Last Updated on January 5, 2023 by BVN
Celebration-goers and vendors enter and exit White Park in Riverside where The Black Collective X Itoas hosted their annual Juneteenth Celebration on June 18, 2022. (Aryana for Black Voice News Newsroom /CatchLight Local ).
Image: Aryana Noroozi
Photographed and Curated by Aryana Noroozi
This year, Black Voice News and IE Voice showcased a compilation of images from photographer Aryana Noroozi, a Report for America corps member and CatchLight Local Fellow who joined our team June 1st. The images we published over the previous six months in partnership with CatchLight captured the resilience of the communities we serve and their voices.
This year, Black Voice News and IE Voice collaborated with the community to create stories that highlight their joy, pride and tradition as well as the collective resilience to social inequities, gun violence, environmental racism, and the persistent and disproportionate impact of COVID-19. While the former issues are not unique to the Inland Empire, what is distinctive is how this community shows up in its own way.
Black Voice News and IE Voice appreciate your support and feedback as we create and continue to grow a vibrant visual archive of the community in 2023.
Celebration-goers enjoy shaved ice at the Juneteenth Celebration at San Bernardino Valley College on June 18, 2022. (Aryana Noroozi for Black Voice News Newsroom /CatchLight Local).
Left: Shanita poses for a portrait on July 17, 2022. Her husband introduced her to the rodeo over 15 years ago and she’s attended every year since. Last year she lost her husband to COVID-19. She says it’s difficult being at the rodeo without him this year but she feels uplifted by the environment and everyone’s kindness.
Right: Shanita shows a photo with her late husband and son, (now 15) in the crowd, at the Rodeo over a decade ago. She lost her husband to COVID-19 last year. Shanita’s husband introduced her to the rodeo over 15 years ago and she’s attended every year since. (Aryana Noroozi for Black Voice News Newsroom / CatchLight Local).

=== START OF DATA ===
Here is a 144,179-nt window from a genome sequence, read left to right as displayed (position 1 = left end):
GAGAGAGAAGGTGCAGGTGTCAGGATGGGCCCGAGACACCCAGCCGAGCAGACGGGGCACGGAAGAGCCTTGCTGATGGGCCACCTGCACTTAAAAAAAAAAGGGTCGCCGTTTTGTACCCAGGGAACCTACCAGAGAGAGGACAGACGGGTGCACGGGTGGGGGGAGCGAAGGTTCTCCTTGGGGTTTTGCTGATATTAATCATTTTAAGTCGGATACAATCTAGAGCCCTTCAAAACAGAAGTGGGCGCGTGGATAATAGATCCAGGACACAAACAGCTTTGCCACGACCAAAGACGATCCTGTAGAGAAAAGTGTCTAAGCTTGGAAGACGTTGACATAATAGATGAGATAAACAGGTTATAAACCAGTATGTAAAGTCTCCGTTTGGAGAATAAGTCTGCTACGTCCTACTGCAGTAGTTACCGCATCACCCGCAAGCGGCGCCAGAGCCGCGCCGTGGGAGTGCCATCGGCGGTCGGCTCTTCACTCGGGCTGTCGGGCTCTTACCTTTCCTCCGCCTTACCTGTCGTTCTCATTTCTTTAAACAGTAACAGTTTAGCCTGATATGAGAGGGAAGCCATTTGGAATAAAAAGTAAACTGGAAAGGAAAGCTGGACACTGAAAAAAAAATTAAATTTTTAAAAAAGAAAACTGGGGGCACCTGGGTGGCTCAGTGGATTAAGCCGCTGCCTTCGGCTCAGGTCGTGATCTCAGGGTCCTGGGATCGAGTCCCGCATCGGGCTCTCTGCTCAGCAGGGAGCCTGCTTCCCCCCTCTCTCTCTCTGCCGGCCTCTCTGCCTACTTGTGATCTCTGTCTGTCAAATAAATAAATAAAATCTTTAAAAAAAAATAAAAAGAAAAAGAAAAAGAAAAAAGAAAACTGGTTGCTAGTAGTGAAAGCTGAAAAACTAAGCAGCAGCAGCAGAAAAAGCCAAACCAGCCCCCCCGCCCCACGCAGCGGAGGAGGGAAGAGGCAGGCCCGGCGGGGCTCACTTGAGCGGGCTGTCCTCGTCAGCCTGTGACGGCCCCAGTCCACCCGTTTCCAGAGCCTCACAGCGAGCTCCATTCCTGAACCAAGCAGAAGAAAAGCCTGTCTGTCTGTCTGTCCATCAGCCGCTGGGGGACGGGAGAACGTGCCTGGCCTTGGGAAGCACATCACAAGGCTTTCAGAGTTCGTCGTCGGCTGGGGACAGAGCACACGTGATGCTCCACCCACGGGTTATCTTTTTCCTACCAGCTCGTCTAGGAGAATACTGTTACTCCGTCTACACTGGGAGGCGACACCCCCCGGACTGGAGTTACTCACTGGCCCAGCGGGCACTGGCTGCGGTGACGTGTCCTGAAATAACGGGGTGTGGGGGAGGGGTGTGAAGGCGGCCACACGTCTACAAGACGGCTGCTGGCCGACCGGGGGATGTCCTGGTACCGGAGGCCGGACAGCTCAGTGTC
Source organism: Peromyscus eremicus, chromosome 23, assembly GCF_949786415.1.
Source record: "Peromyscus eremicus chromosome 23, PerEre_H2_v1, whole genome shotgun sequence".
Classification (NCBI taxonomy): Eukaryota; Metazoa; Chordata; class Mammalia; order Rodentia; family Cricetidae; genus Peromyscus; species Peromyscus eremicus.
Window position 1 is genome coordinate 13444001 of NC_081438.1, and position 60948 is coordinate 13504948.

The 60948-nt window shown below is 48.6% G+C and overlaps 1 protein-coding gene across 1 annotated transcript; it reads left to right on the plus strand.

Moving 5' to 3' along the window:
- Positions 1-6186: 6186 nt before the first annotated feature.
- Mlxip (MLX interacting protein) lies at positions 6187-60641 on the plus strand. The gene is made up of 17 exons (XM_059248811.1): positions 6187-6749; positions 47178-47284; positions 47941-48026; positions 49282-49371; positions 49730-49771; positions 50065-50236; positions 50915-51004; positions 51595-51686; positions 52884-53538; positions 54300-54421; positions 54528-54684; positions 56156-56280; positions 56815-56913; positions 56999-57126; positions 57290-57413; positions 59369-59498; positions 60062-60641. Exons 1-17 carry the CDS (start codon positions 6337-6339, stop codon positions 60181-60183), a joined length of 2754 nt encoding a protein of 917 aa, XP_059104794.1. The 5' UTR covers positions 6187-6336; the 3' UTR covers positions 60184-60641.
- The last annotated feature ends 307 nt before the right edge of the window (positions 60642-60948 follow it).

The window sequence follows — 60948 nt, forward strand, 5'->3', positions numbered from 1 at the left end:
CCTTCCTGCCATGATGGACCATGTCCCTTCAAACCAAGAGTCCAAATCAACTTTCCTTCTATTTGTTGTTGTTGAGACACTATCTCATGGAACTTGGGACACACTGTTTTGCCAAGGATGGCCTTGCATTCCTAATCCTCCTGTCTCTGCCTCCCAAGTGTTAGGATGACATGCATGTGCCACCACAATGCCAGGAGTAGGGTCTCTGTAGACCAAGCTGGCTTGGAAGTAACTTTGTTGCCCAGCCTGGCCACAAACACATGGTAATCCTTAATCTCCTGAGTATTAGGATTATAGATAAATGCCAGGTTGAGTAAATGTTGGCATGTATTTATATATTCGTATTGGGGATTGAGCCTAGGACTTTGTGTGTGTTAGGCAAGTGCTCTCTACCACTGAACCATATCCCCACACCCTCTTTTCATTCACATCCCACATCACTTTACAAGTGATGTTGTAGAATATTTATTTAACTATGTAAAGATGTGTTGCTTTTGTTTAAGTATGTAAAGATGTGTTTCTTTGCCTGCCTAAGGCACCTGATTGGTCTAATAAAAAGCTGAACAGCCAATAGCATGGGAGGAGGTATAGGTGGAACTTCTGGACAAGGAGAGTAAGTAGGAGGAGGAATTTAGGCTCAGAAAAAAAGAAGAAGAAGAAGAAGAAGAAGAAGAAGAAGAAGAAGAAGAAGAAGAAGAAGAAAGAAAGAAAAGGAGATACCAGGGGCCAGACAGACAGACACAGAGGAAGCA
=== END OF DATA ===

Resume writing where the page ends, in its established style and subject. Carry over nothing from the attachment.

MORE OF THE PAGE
Left: A truck drives past Zimmerman Elementary School and the homes along the road on August 24, 2022. Truckers often do not abide by the route laws and take back roads past homes and schools. Right: A Bloomington resident wears a traditional Mexican dress as she rides her horse at the David Jayne Equestrian Arena on September 18, 2022 where residents finished a march protesting a new warehouse in their community, the Bloomington Business Park Specific Plan. The project was approved on November 15, 2022. Warehouses have continued to pop up in Bloomington and other communities across the Inland Empire where Mexican ranch culture still flourishes. (Aryana Noroozi for Black Voice News Newsroom / CatchLight Local).
Left: On July 28, 2022, in her office at Esri where she is Chief Scientist, Dr. Dawn Wright holds a styrofoam cup she brought on the Challenger Deep expedition. It shrunk to the size of a knuckle due to the hydrostatic (under water) pressure. In July, Wright became the first Black person to descend the Challenger Deep, the deepest known point in the earth’s seabed. (Aryana Noroozi for Black Voice News Newsroom / CatchLight Local).
Right: Dr. Dawn Wright poses for a portrait in front of her map of the Challenger Deep on July 28, 2022. The expedition took place in the Mariana Trench, a territory of the Federated States of Micronesia, in the western Pacific Ocean. Wright sees a parallel of Challenger Deep “generating knowledge and excitement” for the indigenous people of the region, to Black people diving to slave shipwrecks and “discovering and claiming” their history. (Aryana Noroozi for Black Voice News Newsroom / CatchLight Local).